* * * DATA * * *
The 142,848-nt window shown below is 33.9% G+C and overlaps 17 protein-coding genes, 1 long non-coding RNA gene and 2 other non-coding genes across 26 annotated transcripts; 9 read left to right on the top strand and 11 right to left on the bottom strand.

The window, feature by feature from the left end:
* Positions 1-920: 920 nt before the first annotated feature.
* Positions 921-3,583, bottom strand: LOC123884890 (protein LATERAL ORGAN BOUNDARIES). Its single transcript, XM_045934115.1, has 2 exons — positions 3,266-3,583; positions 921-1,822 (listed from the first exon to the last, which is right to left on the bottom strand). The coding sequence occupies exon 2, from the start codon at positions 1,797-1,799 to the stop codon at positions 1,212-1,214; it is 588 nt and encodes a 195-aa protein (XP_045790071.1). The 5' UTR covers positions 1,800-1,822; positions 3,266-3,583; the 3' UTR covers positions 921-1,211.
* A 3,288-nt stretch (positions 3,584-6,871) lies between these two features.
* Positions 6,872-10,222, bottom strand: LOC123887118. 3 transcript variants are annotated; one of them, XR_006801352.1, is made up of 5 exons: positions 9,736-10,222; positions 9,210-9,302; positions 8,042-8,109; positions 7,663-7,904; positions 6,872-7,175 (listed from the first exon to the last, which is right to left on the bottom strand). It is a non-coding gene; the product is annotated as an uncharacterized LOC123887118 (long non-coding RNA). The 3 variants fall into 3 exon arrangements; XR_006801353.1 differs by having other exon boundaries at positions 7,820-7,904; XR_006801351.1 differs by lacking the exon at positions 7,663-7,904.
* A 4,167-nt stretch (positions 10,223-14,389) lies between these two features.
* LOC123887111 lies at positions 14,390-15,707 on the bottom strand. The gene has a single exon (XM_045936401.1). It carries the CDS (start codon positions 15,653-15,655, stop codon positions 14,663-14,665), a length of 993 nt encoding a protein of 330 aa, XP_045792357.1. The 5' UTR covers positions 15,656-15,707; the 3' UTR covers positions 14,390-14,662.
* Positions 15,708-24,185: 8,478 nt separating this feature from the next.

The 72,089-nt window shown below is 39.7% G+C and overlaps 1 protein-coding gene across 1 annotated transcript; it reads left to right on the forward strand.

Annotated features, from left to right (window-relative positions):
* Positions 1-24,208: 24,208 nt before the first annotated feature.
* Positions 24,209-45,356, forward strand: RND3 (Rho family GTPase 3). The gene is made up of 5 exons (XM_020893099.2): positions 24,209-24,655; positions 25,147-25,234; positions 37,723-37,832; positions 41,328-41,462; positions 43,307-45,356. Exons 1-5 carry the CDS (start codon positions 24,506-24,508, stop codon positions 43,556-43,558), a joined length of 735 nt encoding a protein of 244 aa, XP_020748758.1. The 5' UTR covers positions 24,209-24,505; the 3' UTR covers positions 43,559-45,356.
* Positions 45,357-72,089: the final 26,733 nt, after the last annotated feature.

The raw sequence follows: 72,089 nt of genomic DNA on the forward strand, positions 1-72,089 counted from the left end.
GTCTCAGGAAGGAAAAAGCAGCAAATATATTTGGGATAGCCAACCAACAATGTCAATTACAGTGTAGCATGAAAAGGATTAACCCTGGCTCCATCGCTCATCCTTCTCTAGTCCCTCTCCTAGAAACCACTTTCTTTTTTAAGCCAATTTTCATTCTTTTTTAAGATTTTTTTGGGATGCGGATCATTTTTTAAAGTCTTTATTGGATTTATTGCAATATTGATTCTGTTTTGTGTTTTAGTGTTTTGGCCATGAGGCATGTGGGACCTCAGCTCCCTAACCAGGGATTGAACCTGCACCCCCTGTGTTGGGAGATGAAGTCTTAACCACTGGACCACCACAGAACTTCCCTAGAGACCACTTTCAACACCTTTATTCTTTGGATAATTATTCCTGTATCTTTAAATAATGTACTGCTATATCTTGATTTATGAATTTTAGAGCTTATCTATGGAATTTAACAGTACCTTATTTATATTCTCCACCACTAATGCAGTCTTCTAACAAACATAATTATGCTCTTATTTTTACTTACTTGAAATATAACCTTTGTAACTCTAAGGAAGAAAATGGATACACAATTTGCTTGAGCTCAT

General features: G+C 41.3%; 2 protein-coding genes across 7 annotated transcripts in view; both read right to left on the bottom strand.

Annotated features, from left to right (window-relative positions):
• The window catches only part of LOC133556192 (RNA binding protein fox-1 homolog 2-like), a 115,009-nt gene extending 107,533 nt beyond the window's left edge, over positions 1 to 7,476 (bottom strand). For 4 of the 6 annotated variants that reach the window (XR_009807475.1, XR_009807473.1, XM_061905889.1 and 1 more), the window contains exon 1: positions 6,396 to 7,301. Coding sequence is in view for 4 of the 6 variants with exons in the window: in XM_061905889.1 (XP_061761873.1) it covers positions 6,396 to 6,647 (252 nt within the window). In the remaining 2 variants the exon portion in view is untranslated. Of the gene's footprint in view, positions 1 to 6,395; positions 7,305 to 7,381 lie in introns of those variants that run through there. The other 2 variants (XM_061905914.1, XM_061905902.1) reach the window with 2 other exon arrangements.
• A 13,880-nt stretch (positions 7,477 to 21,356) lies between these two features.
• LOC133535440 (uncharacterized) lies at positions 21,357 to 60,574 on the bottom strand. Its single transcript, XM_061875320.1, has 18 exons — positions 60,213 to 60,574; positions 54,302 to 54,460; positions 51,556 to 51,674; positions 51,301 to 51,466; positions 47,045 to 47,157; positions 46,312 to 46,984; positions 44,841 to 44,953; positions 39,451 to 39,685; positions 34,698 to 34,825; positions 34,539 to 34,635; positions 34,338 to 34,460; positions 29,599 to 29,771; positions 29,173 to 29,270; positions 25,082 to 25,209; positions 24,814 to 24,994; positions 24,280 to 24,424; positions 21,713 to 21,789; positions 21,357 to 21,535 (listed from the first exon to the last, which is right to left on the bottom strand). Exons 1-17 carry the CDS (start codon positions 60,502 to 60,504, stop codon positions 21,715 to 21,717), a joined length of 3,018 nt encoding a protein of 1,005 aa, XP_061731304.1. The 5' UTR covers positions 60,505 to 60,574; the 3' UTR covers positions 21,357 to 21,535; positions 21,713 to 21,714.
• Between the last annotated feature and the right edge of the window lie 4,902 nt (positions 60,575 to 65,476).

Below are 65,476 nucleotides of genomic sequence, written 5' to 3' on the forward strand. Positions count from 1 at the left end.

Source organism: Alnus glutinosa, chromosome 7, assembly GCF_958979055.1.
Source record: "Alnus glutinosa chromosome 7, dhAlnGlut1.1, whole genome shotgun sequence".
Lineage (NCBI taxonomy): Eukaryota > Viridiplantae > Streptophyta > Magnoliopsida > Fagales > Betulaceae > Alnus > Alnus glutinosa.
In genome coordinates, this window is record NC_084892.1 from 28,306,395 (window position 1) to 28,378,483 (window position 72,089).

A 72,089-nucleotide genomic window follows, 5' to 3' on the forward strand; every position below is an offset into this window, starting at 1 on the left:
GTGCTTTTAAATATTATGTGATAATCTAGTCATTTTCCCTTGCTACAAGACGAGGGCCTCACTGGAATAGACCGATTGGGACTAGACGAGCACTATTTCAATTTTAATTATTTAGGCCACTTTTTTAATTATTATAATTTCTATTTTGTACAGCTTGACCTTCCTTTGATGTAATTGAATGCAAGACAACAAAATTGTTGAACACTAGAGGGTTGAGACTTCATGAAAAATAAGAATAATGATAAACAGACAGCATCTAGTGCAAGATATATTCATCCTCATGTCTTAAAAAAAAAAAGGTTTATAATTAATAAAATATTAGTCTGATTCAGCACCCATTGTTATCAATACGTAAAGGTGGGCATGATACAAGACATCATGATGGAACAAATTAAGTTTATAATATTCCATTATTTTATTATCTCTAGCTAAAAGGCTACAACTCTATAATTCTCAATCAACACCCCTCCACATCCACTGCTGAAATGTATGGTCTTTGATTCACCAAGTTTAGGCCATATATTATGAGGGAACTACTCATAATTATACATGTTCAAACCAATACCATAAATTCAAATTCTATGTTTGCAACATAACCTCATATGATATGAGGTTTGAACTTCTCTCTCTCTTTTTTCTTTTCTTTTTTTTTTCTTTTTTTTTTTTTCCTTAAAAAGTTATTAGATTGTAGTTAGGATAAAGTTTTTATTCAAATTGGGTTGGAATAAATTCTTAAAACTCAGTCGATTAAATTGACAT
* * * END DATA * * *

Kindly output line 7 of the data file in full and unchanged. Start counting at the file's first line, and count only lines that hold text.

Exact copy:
* A 4,167-nt stretch (positions 10,223-14,389) lies between these two features.